Absent such locations, retail developers and sales tax dollars move away. In the case of Nassau, it’s gone to Duval County’s River City Marketplace, Herzberg said.
Developers couldn’t opt to enter into a proportionate fair share contract either. That’s because the road is owned by the state, which has a system for prioritizing projects.
“Some of these smaller developers, their fair share might be $10,000,” Herzberg said. “The Florida Department of Transportation is not going to pool that $10,000 in an account somewhere and then wait for some other guy to come up with more. They’re not going to take those small incremental funds.”
Because of that, Nassau County had been forced to deny developments along the highway.
It’s a scenario that’s played out in northern St. Johns County as well, said Herzberg, a place where brisk residential development has filled connecting highway corridors with commuter traffic.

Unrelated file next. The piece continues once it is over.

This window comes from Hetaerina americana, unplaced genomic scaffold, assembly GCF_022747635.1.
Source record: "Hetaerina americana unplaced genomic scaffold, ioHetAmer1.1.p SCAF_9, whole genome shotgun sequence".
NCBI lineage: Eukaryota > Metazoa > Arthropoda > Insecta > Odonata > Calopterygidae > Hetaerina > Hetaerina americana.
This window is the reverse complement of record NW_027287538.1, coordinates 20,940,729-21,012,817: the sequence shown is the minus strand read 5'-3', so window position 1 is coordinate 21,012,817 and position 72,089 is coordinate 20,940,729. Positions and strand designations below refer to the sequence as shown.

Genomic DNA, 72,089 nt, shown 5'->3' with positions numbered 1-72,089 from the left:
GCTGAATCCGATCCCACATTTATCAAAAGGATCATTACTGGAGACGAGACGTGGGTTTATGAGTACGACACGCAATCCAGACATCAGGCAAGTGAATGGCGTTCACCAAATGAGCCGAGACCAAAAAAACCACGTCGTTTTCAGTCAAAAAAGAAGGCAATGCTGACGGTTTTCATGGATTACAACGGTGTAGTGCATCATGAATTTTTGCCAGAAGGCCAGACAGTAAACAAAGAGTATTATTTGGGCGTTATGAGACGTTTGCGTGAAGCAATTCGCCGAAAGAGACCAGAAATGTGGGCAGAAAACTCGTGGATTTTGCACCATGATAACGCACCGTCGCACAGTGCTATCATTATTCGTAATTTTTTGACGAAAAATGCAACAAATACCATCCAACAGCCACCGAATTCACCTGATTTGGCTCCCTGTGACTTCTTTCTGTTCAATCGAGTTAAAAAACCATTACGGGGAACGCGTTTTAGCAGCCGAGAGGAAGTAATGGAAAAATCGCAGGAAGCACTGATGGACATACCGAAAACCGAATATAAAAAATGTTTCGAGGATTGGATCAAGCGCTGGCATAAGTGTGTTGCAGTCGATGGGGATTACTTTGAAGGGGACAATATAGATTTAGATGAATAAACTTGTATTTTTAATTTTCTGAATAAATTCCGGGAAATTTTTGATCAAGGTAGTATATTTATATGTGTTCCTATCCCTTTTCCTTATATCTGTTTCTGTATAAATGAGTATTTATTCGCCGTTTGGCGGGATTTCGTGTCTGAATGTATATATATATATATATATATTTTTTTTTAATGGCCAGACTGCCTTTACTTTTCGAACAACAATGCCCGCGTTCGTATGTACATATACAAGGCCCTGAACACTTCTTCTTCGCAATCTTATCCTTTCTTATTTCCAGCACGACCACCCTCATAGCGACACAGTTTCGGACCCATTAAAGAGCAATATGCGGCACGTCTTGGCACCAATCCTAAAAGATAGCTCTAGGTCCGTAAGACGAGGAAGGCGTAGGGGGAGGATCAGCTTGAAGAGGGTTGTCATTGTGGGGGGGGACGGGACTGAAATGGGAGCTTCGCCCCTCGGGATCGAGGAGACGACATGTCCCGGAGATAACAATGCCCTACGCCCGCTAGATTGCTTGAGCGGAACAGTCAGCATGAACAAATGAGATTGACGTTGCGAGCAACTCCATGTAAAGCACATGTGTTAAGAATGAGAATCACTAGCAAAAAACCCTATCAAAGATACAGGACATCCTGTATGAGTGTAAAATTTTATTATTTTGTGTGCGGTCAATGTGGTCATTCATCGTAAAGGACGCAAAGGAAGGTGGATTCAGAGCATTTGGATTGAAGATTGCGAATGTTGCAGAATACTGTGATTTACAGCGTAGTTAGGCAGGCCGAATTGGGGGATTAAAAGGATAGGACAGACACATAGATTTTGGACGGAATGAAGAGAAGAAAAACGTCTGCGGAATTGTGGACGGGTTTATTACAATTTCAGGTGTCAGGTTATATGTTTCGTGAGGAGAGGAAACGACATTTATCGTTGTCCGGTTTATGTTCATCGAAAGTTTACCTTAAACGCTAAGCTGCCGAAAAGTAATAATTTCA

“There’s a complete lack of retail. I live in Nocatee and I find myself driving to Duval County or Ponte Vedra to go to a restaurant,” he said. “St. Johns has been a miserable failure in attracting commercial development, primarily because of these practices.”
For Nassau, that will now change. Under mobility fees, retailers will have opportunities to build, keeping more of the shopping traffic and tax dollars local, Herzberg said.
“As a bedroom community county, you have to grow to increase your tax base,” Herzberg said. “If you don’t grow, you eventually will die. It’s very difficult to fund the services that the residents want without that growth.”